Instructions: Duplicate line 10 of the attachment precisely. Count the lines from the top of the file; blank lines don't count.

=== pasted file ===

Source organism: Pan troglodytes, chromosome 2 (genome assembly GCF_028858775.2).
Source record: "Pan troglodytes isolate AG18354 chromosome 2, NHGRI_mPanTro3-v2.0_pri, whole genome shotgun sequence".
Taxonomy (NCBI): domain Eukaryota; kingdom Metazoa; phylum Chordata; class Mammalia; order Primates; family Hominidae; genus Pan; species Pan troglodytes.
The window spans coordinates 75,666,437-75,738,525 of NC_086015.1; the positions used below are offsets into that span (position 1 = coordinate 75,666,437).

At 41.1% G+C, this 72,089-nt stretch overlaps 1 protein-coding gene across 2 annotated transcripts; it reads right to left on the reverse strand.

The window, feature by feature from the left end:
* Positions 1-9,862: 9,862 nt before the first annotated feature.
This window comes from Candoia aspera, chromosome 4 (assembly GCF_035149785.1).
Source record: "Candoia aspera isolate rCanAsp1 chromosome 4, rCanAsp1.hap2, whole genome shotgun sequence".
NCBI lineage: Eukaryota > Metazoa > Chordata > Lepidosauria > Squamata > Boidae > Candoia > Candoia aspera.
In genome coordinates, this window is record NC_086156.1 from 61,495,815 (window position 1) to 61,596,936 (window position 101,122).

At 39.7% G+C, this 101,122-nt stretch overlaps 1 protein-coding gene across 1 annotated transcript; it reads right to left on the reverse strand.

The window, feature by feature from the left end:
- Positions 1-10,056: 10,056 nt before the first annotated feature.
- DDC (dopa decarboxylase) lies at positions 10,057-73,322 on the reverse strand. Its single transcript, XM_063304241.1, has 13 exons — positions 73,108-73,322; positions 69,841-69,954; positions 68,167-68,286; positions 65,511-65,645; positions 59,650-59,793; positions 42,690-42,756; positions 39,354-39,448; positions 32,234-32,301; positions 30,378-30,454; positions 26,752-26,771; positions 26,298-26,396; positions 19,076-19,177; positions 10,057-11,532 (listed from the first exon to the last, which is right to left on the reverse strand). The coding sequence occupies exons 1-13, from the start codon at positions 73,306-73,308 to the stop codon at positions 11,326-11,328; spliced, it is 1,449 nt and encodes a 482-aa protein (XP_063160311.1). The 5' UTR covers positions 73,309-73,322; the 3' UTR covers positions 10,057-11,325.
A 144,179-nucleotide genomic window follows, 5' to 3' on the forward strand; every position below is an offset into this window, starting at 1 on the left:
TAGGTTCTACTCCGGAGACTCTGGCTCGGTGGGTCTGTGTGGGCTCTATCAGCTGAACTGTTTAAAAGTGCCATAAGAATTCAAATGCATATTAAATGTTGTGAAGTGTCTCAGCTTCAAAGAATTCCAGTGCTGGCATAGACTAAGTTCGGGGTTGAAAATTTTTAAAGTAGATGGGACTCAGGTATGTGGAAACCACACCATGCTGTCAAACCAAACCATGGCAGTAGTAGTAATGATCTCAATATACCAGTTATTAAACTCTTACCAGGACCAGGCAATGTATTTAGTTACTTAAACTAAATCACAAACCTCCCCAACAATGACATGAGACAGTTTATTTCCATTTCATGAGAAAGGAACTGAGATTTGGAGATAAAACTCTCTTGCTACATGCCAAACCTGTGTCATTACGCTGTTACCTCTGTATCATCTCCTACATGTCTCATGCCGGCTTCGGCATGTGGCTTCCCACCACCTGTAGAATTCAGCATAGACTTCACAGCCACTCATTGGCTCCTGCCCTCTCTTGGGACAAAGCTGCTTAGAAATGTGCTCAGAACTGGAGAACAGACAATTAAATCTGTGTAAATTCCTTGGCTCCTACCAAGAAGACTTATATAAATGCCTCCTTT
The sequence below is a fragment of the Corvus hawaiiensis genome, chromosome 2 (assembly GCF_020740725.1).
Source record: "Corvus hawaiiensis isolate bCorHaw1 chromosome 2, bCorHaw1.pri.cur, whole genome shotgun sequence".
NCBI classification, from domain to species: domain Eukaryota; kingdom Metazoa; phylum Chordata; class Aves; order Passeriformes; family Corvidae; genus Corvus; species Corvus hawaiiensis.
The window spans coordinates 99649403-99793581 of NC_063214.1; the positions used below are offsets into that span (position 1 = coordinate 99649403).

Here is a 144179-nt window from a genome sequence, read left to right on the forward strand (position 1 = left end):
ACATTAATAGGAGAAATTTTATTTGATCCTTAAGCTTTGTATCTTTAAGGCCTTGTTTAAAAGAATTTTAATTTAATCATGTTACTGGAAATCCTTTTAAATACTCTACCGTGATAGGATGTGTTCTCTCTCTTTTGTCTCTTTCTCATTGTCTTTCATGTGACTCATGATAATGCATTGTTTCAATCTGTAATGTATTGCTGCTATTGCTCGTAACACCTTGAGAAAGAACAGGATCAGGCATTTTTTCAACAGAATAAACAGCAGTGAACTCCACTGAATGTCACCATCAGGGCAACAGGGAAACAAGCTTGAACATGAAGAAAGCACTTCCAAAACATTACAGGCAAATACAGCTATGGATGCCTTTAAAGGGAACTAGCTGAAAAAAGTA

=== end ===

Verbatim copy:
NCBI lineage: Eukaryota > Metazoa > Chordata > Lepidosauria > Squamata > Boidae > Candoia > Candoia aspera.